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Made in India Electric Bus from AL Das Auto to Bust Pronto - et tu VW? 2014 end may see turnaround in Indian auto industry Maruti Eyes Latin America and Africa markets Safer cars push gathers momentum in India In a depressing scenario, exports impress FASTER, SMARTER, GREENER – FUTURE OF THE CAR AND URBAN MOBILITY Braces up for steady growth curve Diesel cars to see a price increase MOTOWN MELTS DOWN Rs 1000 crore extravaganza...
 
Das Auto to Bust Pronto - et tu VW?
It made its name as the “People’s Car”. The Volkswagen (VW) ‘Beetle’, designed by Ferdinand Porsche, became the longest-running and most-manufactured car on a single platform, with almost 22 million cars produced over a 65 year period!

Over several decades, the VW Group expanded and expanded. It became the largest automobile group in the world in 2014, pipping Toyota by just a few thousand units. The group sells passenger cars under the Audi, Bentley, Bugatti, Lamborghini, Porsche, SEAT, Škoda and Volkswagen brands; motorcycles under the Ducati brand; and commercial vehicles under the MAN, Scania, Neoplan and Volkswagen commercial vehicles brands. In 2014, the group produced more than 10 million vehicles and achieved one of its strategic goals. In the last fiscal year, it had revenues of US$ 269 billion(around Rs 17,48,500 crore-129 times the turnover of Ashok Leyland) and almost 425,000 employees globally.

All in all, the company was doing quite well and poised to continue its excellent trajectory. That is what VW would have wished at least.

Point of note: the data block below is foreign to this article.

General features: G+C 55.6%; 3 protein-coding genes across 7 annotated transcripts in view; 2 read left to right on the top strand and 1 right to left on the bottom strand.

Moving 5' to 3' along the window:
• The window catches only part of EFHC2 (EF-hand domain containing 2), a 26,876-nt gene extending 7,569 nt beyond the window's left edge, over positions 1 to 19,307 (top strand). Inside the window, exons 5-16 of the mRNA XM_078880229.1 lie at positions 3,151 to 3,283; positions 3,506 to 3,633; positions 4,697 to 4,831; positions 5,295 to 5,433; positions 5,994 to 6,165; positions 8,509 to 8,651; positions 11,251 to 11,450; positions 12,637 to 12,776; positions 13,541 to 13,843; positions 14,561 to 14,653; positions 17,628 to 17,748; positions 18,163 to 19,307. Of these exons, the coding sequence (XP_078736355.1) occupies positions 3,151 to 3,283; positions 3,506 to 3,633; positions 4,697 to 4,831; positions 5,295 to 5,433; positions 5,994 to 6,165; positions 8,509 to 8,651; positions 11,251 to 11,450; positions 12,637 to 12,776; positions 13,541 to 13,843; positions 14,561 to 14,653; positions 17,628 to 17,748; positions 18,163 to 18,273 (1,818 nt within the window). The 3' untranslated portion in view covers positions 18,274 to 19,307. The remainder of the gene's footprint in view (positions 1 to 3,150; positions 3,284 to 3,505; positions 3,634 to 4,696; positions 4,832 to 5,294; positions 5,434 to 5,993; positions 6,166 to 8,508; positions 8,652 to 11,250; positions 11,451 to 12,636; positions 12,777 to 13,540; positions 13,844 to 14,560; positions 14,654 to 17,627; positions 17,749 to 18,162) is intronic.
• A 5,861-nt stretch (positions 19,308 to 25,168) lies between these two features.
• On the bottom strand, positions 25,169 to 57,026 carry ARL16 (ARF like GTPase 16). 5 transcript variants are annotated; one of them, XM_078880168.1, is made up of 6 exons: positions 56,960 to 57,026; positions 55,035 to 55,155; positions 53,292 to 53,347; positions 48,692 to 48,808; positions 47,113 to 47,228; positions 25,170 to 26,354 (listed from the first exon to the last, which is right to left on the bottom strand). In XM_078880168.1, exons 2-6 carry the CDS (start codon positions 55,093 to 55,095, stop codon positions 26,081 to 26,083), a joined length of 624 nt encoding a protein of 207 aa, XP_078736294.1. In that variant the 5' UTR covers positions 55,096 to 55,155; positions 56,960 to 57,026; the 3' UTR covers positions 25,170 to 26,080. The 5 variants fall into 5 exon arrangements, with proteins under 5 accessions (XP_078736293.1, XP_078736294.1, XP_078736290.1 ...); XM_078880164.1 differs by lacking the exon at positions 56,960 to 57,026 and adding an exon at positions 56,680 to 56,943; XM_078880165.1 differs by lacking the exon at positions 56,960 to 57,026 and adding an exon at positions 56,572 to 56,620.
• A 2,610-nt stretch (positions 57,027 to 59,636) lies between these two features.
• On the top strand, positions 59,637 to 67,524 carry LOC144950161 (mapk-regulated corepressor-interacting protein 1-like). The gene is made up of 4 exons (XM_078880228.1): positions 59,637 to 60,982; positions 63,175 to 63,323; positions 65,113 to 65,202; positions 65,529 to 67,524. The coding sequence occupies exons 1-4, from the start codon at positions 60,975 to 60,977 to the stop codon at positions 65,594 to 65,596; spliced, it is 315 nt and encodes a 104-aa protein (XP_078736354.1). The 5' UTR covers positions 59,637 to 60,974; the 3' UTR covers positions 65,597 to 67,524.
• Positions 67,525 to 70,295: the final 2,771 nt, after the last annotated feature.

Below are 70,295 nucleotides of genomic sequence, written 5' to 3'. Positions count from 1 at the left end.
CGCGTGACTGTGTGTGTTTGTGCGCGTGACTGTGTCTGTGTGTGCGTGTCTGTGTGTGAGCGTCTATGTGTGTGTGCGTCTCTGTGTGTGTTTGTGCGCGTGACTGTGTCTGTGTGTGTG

But then, strange things were set in motion. A US non-profit organization called The International Council on Clean Transportation (ICCT), hired West Virginia University to do standard emissions tests on diesel cars in America mainly to validate and talk about the hype diesel cars have been getting all over the world and of how the US could benefit from this.

As the biggest hype and the boldest claims came from Volkswagen, the lead researcher at the University’s labs, a Chennai-educated Research Assistant Professor, Dr Arvind Thiruvengadam, tested a couple of that company’s cars. In none of the road or lab tests, the research team was able to get the low emissions that VW was claiming. After ensuring that their processes and findings were accurate, Dr Thiruvengadam and team reported the concerns to ICCT, which in turn alerted the US Environmental Protection Agency.

Volkswagen could force their software to hide the amount of nitrogen oxides being emitted but not force the US EPA and public opinion to look past this.


$28 billion wiped out in two days!

Volkswagen’s CEO, Martin - Winterkorn, the highest paid corporate executive in Europe, resigned in the wake of the scandal. $28 billion was wiped out of the group’s market capitalisation in just the first two days after the scandal broke! Most of the profit for the year is now set up to handle recalls and to manage the crisis. This doesn’t even factor the anticipated US$18 billion in fines by the US EPA and possible criminal charges by the US Justice Department. And these are just in the US!

The diesel emission scandal affects not just owners of those vehicles. In the US, taxpayers shelled out more than US$50 million in green car subsidies directed at Volkswagen diesel vehicles, where the owners got a tax credit of more than $1300 per diesel car bought.

Globally, VW has marketed diesel as a clean fuel (on par or better than petrol) than any other automobile major. Millions of customers now are not only left ruminating over the marketing message, but also the premium they paid for such bragging rights and promised savings.

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